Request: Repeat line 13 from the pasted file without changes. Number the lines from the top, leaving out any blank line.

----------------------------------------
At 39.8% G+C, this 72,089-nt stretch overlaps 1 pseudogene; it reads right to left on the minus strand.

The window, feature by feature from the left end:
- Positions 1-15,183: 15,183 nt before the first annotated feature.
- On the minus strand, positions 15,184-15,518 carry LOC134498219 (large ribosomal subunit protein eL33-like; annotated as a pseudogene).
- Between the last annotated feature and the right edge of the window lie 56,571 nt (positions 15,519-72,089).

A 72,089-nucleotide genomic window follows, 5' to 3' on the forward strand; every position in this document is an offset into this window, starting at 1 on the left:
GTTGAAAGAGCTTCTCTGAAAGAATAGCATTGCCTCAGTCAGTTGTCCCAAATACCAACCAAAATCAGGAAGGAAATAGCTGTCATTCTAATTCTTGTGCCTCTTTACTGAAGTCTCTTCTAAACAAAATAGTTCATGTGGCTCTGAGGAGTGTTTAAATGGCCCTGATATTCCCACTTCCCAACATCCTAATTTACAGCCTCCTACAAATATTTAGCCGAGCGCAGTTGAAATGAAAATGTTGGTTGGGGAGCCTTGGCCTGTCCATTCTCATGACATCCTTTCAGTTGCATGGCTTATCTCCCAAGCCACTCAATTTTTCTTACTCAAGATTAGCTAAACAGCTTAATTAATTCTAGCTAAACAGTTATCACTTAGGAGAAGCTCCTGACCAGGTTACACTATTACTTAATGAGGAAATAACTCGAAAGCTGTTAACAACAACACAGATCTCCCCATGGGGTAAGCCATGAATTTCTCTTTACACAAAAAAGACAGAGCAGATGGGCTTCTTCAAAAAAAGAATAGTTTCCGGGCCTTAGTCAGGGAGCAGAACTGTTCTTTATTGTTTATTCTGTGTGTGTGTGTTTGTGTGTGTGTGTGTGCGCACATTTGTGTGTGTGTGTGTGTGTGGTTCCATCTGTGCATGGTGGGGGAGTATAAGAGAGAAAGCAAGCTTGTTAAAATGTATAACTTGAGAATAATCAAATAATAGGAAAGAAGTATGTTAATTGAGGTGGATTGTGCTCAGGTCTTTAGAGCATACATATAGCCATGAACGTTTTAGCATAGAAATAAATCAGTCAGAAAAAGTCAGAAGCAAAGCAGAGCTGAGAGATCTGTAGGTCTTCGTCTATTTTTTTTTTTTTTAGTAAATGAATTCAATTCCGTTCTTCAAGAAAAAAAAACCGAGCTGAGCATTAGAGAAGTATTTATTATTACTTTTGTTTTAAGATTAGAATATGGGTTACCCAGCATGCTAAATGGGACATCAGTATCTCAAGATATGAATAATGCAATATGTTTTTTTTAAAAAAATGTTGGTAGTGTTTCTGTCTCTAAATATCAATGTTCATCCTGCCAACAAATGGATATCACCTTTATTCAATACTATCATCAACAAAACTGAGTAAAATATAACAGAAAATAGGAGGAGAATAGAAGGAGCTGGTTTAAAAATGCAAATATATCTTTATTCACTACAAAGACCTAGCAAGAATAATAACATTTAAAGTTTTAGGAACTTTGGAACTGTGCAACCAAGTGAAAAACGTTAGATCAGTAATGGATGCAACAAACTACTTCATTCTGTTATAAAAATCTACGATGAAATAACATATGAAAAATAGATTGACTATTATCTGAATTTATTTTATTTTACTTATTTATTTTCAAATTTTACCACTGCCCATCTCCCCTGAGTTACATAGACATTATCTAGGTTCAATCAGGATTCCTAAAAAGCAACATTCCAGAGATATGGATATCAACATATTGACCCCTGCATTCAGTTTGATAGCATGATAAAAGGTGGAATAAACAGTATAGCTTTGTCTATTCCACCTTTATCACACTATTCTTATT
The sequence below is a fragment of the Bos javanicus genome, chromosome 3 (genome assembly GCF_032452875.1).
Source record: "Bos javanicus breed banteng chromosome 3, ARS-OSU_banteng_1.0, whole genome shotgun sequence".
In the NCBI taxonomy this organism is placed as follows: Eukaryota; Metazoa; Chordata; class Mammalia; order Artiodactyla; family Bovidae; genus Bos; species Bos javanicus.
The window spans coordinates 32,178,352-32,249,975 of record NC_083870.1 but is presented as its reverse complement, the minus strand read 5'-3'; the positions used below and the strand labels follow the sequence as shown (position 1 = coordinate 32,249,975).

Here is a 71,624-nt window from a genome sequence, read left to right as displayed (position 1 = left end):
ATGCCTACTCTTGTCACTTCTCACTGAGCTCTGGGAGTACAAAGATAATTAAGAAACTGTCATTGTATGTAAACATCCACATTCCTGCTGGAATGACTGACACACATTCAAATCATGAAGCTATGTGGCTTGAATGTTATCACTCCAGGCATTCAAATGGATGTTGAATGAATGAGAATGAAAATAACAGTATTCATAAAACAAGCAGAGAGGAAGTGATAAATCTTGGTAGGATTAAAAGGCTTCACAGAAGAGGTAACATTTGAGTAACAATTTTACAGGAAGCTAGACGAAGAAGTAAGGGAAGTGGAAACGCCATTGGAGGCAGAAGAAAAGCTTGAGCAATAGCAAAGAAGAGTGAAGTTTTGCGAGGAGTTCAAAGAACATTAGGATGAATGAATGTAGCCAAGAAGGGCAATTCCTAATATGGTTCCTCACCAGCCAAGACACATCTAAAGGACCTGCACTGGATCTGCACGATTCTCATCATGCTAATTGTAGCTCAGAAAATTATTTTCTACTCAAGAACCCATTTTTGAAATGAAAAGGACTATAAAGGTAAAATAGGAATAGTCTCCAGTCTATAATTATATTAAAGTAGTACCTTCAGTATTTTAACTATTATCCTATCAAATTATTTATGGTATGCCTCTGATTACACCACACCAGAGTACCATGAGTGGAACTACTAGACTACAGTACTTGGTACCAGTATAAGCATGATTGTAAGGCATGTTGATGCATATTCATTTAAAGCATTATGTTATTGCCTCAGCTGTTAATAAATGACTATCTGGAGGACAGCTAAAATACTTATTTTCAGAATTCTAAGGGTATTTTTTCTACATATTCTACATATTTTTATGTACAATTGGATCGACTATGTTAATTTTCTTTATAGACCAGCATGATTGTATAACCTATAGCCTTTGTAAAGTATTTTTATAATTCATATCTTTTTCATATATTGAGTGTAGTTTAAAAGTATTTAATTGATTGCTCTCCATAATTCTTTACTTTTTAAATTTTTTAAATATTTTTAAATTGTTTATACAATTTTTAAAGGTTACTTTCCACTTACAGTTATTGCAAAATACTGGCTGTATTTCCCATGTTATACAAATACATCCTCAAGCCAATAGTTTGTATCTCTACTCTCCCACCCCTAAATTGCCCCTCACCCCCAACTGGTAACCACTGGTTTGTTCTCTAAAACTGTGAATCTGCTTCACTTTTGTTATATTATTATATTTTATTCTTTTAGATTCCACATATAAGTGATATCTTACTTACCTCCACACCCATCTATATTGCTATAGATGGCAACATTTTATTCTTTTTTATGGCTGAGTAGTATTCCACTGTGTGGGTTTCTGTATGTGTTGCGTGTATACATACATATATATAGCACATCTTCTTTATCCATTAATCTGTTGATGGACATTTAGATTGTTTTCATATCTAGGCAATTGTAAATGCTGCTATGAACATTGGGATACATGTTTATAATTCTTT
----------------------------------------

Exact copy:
ATGCCTACTCTTGTCACTTCTCACTGAGCTCTGGGAGTACAAAGATAATTAAGAAACTGTCATTGTATGTAAACATCCACATTCCTGCTGGAATGACTGACACACATTCAAATCATGAAGCTATGTGGCTTGAATGTTATCACTCCAGGCATTCAAATGGATGTTGAATGAATGAGAATGAAAATAACAGTATTCATAAAACAAGCAGAGAGGAAGTGATAAATCTTGGTAGGATTAAAAGGCTTCACAGAAGAGGTAACATTTGAGTAACAATTTTACAGGAAGCTAGACGAAGAAGTAAGGGAAGTGGAAACGCCATTGGAGGCAGAAGAAAAGCTTGAGCAATAGCAAAGAAGAGTGAAGTTTTGCGAGGAGTTCAAAGAACATTAGGATGAATGAATGTAGCCAAGAAGGGCAATTCCTAATATGGTTCCTCACCAGCCAAGACACATCTAAAGGACCTGCACTGGATCTGCACGATTCTCATCATGCTAATTGTAGCTCAGAAAATTATTTTCTACTCAAGAACCCATTTTTGAAATGAAAAGGACTATAAAGGTAAAATAGGAATAGTCTCCAGTCTATAATTATATTAAAGTAGTACCTTCAGTATTTTAACTATTATCCTATCAAATTATTTATGGTATGCCTCTGATTACACCACACCAGAGTACCATGAGTGGAACTACTAGACTACAGTACTTGGTACCAGTATAAGCATGATTGTAAGGCATGTTGATGCATATTCATTTAAAGCATTATGTTATTGCCTCAGCTGTTAATAAATGACTATCTGGAGGACAGCTAAAATACTTATTTTCAGAATTCTAAGGGTATTTTTTCTACATATTCTACATATTTTTATGTACAATTGGATCGACTATGTTAATTTTCTTTATAGACCAGCATGATTGTATAACCTATAGCCTTTGTAAAGTATTTTTATAATTCATATCTTTTTCATATATTGAGTGTAGTTTAAAAGTATTTAATTGATTGCTCTCCATAATTCTTTACTTTTTAAATTTTTTAAATATTTTTAAATTGTTTATACAATTTTTAAAGGTTACTTTCCACTTACAGTTATTGCAAAATACTGGCTGTATTTCCCATGTTATACAAATACATCCTCAAGCCAATAGTTTGTATCTCTACTCTCCCACCCCTAAATTGCCCCTCACCCCCAACTGGTAACCACTGGTTTGTTCTCTAAAACTGTGAATCTGCTTCACTTTTGTTATATTATTATATTTTATTCTTTTAGATTCCACATATAAGTGATATCTTACTTACCTCCACACCCATCTATATTGCTATAGATGGCAACATTTTATTCTTTTTTATGGCTGAGTAGTATTCCACTGTGTGGGTTTCTGTATGTGTTGCGTGTATACATACATATATATAGCACATCTTCTTTATCCATTAATCTGTTGATGGACATTTAGATTGTTTTCATATCTAGGCAATTGTAAATGCTGCTATGAACATTGGGATACATGTTTATAATTCTTT